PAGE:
Watching the AT&T Pebble Beach Pro Am this week, there were more than a few things that stuck out to me. The importantce of a solid tee game was evident, distance control with short irons was obviously critical and managing your game was also a key for golfers. But this week, this tournament seemed to be about momentum and how to sustain it - and that was making putts, lots of them and at opportune times.
Early in the week we saw some very low rounds - like Dustin Johnson on Thursday at Pebble Beach. He made multiple eagles and had his putter going very well, resulting in a 9 under 63 on Thursday. The rest of the week his putting cooled and he was 2 under for the final three rounds total. Charlie Wi played well for the first three days making a lot of putts - then on Sunday he opens with a three putt from three feet. and though he battled valiantly the rest of the round, it felt like it was over for Charlie before it even started. Tiger hit the ball fine early in his Sunday round but couldn't make the putts. As he said, he was one-under through the first five holes and Mickelson was five-under in that same span. That was all the putter. I wonder what would have happened if Woods had made the short birdie putt on the par five second hole?
Then there was Phil - he came out of the gate fast with birdies at 2, 4, and 5. He was putting well and you could see it happening right before your eyes - BOOM - confidence. It was oozing everywhere. Make a 10 foot birdie and your driver swing on the next hole feels better. Make a birdie on four and you step up and flag it on number 5 for another. Phil got to the back nine and watched as Tiger holed a bunker shot - people going crazy - loud applause - everyone waiting for a shift in the dynmaics and the patented Tiger charge. So what did Phil do? Just calmly rolks in a long 35-foot par save and closes the door on any Tiger momentum. Then comes 15 - he's a little off with a wedge - hits an average chip - and it looks like he could let a bunch of people back into the tournament. But he manages to knock in a 40 footer to keep his round bogey-free and keep what will turn out to be an important cushion on his lead.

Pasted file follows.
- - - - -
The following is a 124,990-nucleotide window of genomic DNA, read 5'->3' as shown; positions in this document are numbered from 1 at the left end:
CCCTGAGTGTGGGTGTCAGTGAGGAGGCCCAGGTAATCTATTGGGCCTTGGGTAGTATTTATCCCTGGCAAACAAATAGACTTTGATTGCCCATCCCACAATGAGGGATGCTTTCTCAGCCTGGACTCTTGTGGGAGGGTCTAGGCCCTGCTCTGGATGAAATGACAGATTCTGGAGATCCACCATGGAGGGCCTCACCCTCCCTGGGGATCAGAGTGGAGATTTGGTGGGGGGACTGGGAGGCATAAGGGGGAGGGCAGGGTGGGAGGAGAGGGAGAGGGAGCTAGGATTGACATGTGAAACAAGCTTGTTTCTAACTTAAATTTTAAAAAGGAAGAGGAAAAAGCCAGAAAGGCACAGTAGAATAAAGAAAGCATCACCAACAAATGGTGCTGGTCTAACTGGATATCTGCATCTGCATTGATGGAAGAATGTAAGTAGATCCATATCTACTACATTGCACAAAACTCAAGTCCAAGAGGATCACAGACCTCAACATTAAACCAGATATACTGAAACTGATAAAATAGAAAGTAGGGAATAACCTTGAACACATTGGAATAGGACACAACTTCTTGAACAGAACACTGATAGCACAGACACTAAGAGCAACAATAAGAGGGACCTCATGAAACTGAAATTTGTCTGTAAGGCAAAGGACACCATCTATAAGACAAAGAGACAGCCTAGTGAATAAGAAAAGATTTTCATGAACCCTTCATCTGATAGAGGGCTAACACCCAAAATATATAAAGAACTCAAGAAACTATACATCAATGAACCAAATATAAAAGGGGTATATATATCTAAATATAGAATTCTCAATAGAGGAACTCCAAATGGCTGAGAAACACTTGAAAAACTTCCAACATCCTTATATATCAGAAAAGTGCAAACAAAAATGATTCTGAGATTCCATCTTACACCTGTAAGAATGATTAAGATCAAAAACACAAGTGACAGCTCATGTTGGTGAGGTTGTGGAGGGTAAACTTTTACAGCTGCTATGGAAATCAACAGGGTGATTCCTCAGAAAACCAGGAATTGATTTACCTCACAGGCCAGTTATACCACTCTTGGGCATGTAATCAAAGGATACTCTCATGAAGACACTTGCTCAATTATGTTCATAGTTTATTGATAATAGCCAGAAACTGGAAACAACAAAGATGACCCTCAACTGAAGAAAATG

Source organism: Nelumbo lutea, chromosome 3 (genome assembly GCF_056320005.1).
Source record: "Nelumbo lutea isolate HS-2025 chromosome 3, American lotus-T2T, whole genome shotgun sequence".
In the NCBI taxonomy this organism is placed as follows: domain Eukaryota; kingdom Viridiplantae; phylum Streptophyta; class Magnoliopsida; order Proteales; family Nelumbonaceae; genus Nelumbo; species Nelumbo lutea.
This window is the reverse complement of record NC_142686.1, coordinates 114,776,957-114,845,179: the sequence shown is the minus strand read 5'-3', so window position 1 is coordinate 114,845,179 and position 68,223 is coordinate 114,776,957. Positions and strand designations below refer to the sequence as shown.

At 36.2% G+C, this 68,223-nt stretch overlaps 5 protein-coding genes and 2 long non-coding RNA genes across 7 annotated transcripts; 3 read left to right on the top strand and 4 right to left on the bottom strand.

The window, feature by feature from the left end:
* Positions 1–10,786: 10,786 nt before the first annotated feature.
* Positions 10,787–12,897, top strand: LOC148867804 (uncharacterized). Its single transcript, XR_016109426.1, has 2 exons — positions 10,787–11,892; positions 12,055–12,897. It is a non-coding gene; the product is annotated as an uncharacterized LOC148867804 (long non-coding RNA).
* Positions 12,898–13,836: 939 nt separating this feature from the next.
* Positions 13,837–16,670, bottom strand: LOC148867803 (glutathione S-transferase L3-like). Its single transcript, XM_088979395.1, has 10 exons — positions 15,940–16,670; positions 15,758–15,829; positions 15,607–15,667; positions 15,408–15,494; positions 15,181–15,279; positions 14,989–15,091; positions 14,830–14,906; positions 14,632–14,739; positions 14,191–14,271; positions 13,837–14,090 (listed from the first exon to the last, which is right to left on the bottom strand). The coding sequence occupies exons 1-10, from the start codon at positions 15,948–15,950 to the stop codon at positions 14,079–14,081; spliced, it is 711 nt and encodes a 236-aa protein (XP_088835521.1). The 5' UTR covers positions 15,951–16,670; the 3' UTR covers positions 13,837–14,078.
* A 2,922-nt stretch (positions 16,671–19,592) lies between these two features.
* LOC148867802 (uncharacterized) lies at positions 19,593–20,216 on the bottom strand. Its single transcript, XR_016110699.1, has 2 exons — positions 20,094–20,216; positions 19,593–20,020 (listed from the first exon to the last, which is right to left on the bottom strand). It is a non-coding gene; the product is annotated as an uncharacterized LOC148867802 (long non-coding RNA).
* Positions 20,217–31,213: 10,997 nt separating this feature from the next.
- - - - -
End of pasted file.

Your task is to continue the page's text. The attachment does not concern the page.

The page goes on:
Timely putting can save your bad rounds and really keep your good rounds going in the right direction. I recently saw a tweet from Hank Haney that said the average Tour player practices his putting for at least an hour per day - yes, an hour on just putting. Here are a few things that I think can really help you with you putting and save some round for you.
Practice Your Putting! - If you have an hour to practice at least half of your time should be spent on the putting green. With most amateurs, between 40 - 50% of your score comes from putting. So why are so many people still on the driving range hitting there driver 50 times during a practice session?
Practice Like You Play - When you go to the putting green take one golf ball with you - and only one golf ball. When you are out on the golf course you don't get two or three or four chances from the exact same location - so why would you practice that way? One ball - go until it is in the hole. Repeat. Often.
Distance Control - I think one of the items in putting that most amateurs lack is good distance control. Here is a great drill to help gain some more distance control. Take the flagstick out of the hole and lay it down about two feet behind the hole. Next, simply putt at the hole. The objective is to get the ball all the way to the hole (don't leave it short) but don't hit it so hard that it hits the flag stick. You can do this from any distance and I guarantee it will help with your distance control - you will hole more putts and leave yourself closer second putts.
Good luck and I'll see you on the putting green!